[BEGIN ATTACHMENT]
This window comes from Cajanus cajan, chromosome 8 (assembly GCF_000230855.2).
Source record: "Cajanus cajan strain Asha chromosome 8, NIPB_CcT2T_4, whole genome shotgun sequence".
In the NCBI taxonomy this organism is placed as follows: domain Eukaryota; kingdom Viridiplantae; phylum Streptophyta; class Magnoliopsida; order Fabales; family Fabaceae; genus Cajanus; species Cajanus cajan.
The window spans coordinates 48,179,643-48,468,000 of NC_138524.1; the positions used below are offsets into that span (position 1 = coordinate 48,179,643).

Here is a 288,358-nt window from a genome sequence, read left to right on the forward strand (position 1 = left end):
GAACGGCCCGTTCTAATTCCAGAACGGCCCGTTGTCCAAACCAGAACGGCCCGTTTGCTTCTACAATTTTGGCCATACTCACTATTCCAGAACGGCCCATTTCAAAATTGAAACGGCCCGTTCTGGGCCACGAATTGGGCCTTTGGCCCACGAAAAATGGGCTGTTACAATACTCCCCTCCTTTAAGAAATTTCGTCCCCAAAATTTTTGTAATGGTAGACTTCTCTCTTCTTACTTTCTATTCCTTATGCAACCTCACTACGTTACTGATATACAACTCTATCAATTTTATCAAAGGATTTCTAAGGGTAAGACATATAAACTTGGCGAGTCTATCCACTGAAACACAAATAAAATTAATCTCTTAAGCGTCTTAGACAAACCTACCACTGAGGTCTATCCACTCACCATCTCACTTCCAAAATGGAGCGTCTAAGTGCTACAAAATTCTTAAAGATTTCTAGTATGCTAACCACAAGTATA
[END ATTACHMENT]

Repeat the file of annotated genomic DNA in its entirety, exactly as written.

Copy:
This window comes from Cajanus cajan, chromosome 8 (assembly GCF_000230855.2).
Source record: "Cajanus cajan strain Asha chromosome 8, NIPB_CcT2T_4, whole genome shotgun sequence".
In the NCBI taxonomy this organism is placed as follows: domain Eukaryota; kingdom Viridiplantae; phylum Streptophyta; class Magnoliopsida; order Fabales; family Fabaceae; genus Cajanus; species Cajanus cajan.
The window spans coordinates 48,179,643-48,468,000 of NC_138524.1; the positions used below are offsets into that span (position 1 = coordinate 48,179,643).

Here is a 288,358-nt window from a genome sequence, read left to right on the forward strand (position 1 = left end):
GAACGGCCCGTTCTAATTCCAGAACGGCCCGTTGTCCAAACCAGAACGGCCCGTTTGCTTCTACAATTTTGGCCATACTCACTATTCCAGAACGGCCCATTTCAAAATTGAAACGGCCCGTTCTGGGCCACGAATTGGGCCTTTGGCCCACGAAAAATGGGCTGTTACAATACTCCCCTCCTTTAAGAAATTTCGTCCCCAAAATTTTTGTAATGGTAGACTTCTCTCTTCTTACTTTCTATTCCTTATGCAACCTCACTACGTTACTGATATACAACTCTATCAATTTTATCAAAGGATTTCTAAGGGTAAGACATATAAACTTGGCGAGTCTATCCACTGAAACACAAATAAAATTAATCTCTTAAGCGTCTTAGACAAACCTACCACTGAGGTCTATCCACTCACCATCTCACTTCCAAAATGGAGCGTCTAAGTGCTACAAAATTCTTAAAGATTTCTAGTATGCTAACCACAAGTATA